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Publication numberUS6122233 A
Publication typeGrant
Application numberUS 09/015,011
Publication dateSep 19, 2000
Filing dateJan 28, 1998
Priority dateJan 30, 1997
Fee statusPaid
Also published asDE19803008A1, DE19803008C2
Publication number015011, 09015011, US 6122233 A, US 6122233A, US-A-6122233, US6122233 A, US6122233A
InventorsNaoyasu Iketani, Go Mori, Michinobu Mieda, Yoshiteru Murakami, Junji Hirokane, Akira Takahashi
Original AssigneeSharp Kabushiki Kaisha
Export CitationBiBTeX, EndNote, RefMan
External Links: USPTO, USPTO Assignment, Espacenet
Optical disk having virtually constant width recording track and optical disk apparatus
US 6122233 A
Abstract
In an optical disk, grooves and lands serving as recording tracks are provided, the grooves are shaped so as to have virtually the same width, and in a first region, the two side walls of each groove wind in accordance with address information. The first region of the groove is formed with its leading portion located at the same angular position as the leading portion of at least one of the first regions of the adjacent grooves. Moreover, the winding portions corresponding to respective bits of the address information are formed in a manner so as to synchronize to the adjacent grooves. With this arrangement, it becomes possible to easily detect address information from the grooves and lands, and consequently to obtain an information reproducing signal with high quality.
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Claims(22)
What is claimed is:
1. An optical disk comprising:
a substrate;
recording tracks provided as grooves and lands on which information is recorded, each of the grooves and lands being formed on the substrate in a spiral shape or in the form of concentric circles;
an address region that is formed on at least one portion of each recording tracks; and
a winding region in which, in the address region of a first recording track that corresponds to either the grooves or the lands, the first recording track has two side walls that wind in accordance with address information, and the width of the first recording track in the radial direction is set virtually constant, the winding region being formed with a leading portion located at the same annular position as that of the adjacent recording tracks.
2. An optical disk comprising:
grooves and lands serving as recording tracks on which information is recorded, each of the grooves and lands being formed on a substrate in a manner so as to be alternately aligned in the radial direction, and provided with an address region that is formed with a leading portion at the same angular position,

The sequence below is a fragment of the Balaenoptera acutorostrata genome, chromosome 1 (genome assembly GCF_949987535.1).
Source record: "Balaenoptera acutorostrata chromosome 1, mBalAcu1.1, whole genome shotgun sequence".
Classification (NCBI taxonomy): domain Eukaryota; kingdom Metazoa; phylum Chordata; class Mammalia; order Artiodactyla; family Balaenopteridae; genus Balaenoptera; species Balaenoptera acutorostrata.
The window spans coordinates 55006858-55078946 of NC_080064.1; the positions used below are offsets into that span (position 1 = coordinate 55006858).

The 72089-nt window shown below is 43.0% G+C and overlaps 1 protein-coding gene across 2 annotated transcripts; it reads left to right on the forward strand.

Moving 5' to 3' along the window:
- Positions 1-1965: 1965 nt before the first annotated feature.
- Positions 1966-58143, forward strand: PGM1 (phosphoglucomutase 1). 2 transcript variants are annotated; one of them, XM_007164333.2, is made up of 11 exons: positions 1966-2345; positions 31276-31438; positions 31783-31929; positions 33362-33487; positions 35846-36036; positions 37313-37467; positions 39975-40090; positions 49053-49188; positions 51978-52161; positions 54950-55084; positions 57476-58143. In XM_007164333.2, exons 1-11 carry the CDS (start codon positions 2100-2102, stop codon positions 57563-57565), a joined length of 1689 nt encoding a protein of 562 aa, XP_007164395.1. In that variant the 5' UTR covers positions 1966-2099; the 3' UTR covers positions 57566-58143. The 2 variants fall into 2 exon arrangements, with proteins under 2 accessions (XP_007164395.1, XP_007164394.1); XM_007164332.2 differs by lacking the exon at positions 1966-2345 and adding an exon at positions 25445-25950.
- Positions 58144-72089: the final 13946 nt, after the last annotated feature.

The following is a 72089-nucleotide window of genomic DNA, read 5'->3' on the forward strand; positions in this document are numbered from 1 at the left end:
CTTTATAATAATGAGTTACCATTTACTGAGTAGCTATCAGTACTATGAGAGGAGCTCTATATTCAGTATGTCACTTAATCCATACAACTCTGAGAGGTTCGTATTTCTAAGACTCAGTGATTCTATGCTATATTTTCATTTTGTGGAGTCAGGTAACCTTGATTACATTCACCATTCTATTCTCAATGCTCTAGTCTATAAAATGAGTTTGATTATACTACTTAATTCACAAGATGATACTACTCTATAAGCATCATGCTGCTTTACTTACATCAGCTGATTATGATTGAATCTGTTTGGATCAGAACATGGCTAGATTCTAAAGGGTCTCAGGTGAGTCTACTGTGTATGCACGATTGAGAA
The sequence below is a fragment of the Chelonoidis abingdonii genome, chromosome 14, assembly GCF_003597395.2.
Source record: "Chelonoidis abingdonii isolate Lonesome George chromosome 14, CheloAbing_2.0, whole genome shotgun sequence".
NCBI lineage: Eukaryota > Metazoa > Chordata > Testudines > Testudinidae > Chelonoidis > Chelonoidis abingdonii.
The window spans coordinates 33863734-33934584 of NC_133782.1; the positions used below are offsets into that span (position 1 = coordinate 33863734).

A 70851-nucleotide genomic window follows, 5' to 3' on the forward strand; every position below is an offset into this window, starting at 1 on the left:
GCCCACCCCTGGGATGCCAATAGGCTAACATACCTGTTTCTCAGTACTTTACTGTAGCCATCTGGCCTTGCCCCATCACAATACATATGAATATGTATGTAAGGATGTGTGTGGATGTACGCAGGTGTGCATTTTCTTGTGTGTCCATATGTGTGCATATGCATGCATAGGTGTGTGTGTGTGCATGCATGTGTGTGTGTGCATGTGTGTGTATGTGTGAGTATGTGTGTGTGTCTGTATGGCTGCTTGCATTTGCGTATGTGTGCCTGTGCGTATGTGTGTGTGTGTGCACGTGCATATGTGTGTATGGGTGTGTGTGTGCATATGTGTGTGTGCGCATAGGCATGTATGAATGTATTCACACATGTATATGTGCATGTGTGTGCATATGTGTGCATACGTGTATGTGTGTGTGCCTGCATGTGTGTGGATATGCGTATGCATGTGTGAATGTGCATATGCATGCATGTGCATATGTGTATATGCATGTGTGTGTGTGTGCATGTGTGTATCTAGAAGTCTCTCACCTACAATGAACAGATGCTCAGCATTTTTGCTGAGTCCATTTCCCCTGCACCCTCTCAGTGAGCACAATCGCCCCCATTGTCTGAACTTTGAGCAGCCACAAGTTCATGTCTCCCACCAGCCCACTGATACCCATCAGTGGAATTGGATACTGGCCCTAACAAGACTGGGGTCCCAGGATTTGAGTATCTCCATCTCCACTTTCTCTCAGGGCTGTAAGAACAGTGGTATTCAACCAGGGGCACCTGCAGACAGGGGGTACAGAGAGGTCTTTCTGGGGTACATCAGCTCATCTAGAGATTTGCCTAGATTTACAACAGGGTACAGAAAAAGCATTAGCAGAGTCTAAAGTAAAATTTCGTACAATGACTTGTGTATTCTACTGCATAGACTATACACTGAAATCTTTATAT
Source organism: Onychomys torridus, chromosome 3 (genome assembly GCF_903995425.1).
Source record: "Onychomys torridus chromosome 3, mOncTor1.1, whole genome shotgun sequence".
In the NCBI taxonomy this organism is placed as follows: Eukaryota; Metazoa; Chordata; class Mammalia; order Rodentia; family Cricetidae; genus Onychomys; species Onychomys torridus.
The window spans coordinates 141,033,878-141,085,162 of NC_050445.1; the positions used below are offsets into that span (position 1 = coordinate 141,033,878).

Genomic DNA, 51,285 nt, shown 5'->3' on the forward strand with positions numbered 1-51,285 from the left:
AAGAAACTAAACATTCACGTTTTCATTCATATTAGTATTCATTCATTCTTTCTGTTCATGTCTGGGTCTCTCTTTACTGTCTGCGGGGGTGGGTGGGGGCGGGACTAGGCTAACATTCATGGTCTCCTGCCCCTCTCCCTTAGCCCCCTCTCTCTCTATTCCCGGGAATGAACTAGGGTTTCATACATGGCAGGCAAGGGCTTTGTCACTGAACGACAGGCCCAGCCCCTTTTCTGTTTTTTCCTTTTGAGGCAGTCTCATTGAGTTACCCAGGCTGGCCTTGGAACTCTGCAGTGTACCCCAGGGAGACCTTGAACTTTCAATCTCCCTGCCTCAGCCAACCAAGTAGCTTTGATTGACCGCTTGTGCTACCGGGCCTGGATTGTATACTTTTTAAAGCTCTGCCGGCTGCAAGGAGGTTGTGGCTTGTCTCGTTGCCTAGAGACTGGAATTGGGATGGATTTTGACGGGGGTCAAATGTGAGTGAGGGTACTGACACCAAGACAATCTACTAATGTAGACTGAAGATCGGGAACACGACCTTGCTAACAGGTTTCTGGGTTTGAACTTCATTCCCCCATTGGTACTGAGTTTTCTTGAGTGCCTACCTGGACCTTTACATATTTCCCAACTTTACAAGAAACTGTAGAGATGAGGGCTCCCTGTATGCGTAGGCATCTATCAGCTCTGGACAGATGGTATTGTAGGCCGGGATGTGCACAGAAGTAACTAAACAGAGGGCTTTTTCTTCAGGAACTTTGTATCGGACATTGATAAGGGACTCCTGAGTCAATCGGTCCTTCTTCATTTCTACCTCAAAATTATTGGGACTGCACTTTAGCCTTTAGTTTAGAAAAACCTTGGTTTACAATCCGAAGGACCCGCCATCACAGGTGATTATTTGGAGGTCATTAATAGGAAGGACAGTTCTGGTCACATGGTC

wherein the address region is provided with a winding region in which a first recording track, which corresponds to either the grooves or the lands, has two side walls that wind in accordance with address information, and the width in accordance with address information, and the width of the first recording track in the radial direction is set virtually constant, the winding region being formed with a leading portion located at the same angular position as that of the adjacent recording tracks.
3. The optical disk as defined in claim 2, wherein the winding in the winding region has a curved shape.
4. The optical disk as defined in claim 2, wherein the frequency of the winding, detected when the winding is read, is set higher than frequencies that can be followed by a tracking servo system.
5. The optical disk as defined in claim 2, wherein the winding in the winding region has an amplitude that is set not less than 5 nm.
6. The optical disk as defined in claim 2, wherein the winding in the winding region has an amplitude that is set in the range of 10 nm to 50 nm.
7. The optical disk as defined in claim 2, wherein in the winding region, the address information is recorded in bits and the winding portions corresponding the respective bits are formed in a manner so as to synchronize with each other between the adjacent recording tracks.
8. The optical disk as defined in claim 2, wherein supposing that the recording track that corresponds to the other of the lands and grooves is a second recording track, pieces of address information are recorded on first recording tracks that are adjacent with one of the second recording track being located in between, each piece of the address information being constituted of a Gray Code that is different by one bit.
9. The optical disk as defined in claim 2, wherein supposing that the wavelength of a light beam upon recording is λ and that the refractive index of the substrate is n, the groove depth of the grooves is set in the vicinity of λ/6n.
10. The optical disk as defined in claim 2, wherein supposing that the wavelength of a light beam upon recording is λ and that the refractive index of the substrate is n, the groove depth of the grooves is set in the vicinity of λ/8n.
11. The optical disk as defined in claim 2, wherein supposing that the wavelength of a light beam upon recording is λ and that the refractive index of the substrate is n, the groove depth of the grooves is set in the vicinity of λ/10n.
12. The optical disk as defined in claim 2, wherein supposing that the wavelength of a light beam upon recording is λ and that the refractive index of the substrate is n, the groove depth of the grooves is set to not less than λ/3n.
13. The optical disk as defined in claim 2, wherein a magneto-optical recording layer including a magnetic layer is formed on the substrate.
14. The optical disk as defined in claim 13, wherein the magnetic layer is constituted of a reproducing magnetic layer and a recording magnetic layer.